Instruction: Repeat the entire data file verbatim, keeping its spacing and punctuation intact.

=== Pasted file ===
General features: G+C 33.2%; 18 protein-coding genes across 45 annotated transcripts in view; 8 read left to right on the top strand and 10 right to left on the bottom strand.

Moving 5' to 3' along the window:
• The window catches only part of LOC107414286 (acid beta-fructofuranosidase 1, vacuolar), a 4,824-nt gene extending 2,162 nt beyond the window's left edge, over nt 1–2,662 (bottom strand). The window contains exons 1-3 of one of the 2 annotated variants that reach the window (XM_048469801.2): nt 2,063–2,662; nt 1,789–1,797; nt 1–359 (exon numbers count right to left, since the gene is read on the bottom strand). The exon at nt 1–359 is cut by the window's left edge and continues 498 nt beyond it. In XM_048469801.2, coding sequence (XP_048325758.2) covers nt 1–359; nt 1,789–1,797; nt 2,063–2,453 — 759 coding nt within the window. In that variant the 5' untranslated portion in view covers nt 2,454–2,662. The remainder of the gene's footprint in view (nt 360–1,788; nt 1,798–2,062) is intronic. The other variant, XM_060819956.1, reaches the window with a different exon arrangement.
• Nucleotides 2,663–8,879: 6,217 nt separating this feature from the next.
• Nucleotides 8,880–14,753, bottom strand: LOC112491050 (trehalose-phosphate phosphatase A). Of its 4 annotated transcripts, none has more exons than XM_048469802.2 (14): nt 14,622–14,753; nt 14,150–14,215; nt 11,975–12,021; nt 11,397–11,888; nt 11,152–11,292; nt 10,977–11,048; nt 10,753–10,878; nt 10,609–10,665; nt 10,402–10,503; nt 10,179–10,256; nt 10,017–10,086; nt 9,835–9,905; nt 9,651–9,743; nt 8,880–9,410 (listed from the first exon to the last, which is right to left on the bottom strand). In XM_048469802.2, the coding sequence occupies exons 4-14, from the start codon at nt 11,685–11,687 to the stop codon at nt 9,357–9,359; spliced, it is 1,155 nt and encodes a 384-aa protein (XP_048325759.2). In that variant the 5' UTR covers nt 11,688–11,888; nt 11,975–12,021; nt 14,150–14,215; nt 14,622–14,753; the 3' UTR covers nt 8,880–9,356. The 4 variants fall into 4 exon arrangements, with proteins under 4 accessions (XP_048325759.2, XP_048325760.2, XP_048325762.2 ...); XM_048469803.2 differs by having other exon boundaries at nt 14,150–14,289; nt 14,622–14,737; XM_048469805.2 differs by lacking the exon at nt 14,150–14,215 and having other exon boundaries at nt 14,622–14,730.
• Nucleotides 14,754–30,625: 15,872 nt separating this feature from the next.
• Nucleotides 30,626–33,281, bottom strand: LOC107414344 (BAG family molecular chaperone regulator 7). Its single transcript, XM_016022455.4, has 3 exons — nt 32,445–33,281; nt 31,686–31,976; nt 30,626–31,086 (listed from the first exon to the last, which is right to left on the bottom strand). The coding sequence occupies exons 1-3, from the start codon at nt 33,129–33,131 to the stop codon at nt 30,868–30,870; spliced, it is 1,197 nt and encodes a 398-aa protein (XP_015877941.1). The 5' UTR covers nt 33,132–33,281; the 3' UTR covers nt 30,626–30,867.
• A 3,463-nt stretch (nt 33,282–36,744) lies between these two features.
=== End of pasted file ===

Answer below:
General features: G+C 33.2%; 18 protein-coding genes across 45 annotated transcripts in view; 8 read left to right on the top strand and 10 right to left on the bottom strand.

Moving 5' to 3' along the window:
• The window catches only part of LOC107414286 (acid beta-fructofuranosidase 1, vacuolar), a 4,824-nt gene extending 2,162 nt beyond the window's left edge, over nt 1–2,662 (bottom strand). The window contains exons 1-3 of one of the 2 annotated variants that reach the window (XM_048469801.2): nt 2,063–2,662; nt 1,789–1,797; nt 1–359 (exon numbers count right to left, since the gene is read on the bottom strand). The exon at nt 1–359 is cut by the window's left edge and continues 498 nt beyond it. In XM_048469801.2, coding sequence (XP_048325758.2) covers nt 1–359; nt 1,789–1,797; nt 2,063–2,453 — 759 coding nt within the window. In that variant the 5' untranslated portion in view covers nt 2,454–2,662. The remainder of the gene's footprint in view (nt 360–1,788; nt 1,798–2,062) is intronic. The other variant, XM_060819956.1, reaches the window with a different exon arrangement.
• Nucleotides 2,663–8,879: 6,217 nt separating this feature from the next.
• Nucleotides 8,880–14,753, bottom strand: LOC112491050 (trehalose-phosphate phosphatase A). Of its 4 annotated transcripts, none has more exons than XM_048469802.2 (14): nt 14,622–14,753; nt 14,150–14,215; nt 11,975–12,021; nt 11,397–11,888; nt 11,152–11,292; nt 10,977–11,048; nt 10,753–10,878; nt 10,609–10,665; nt 10,402–10,503; nt 10,179–10,256; nt 10,017–10,086; nt 9,835–9,905; nt 9,651–9,743; nt 8,880–9,410 (listed from the first exon to the last, which is right to left on the bottom strand). In XM_048469802.2, the coding sequence occupies exons 4-14, from the start codon at nt 11,685–11,687 to the stop codon at nt 9,357–9,359; spliced, it is 1,155 nt and encodes a 384-aa protein (XP_048325759.2). In that variant the 5' UTR covers nt 11,688–11,888; nt 11,975–12,021; nt 14,150–14,215; nt 14,622–14,753; the 3' UTR covers nt 8,880–9,356. The 4 variants fall into 4 exon arrangements, with proteins under 4 accessions (XP_048325759.2, XP_048325760.2, XP_048325762.2 ...); XM_048469803.2 differs by having other exon boundaries at nt 14,150–14,289; nt 14,622–14,737; XM_048469805.2 differs by lacking the exon at nt 14,150–14,215 and having other exon boundaries at nt 14,622–14,730.
• Nucleotides 14,754–30,625: 15,872 nt separating this feature from the next.
• Nucleotides 30,626–33,281, bottom strand: LOC107414344 (BAG family molecular chaperone regulator 7). Its single transcript, XM_016022455.4, has 3 exons — nt 32,445–33,281; nt 31,686–31,976; nt 30,626–31,086 (listed from the first exon to the last, which is right to left on the bottom strand). The coding sequence occupies exons 1-3, from the start codon at nt 33,129–33,131 to the stop codon at nt 30,868–30,870; spliced, it is 1,197 nt and encodes a 398-aa protein (XP_015877941.1). The 5' UTR covers nt 33,132–33,281; the 3' UTR covers nt 30,626–30,867.
• A 3,463-nt stretch (nt 33,282–36,744) lies between these two features.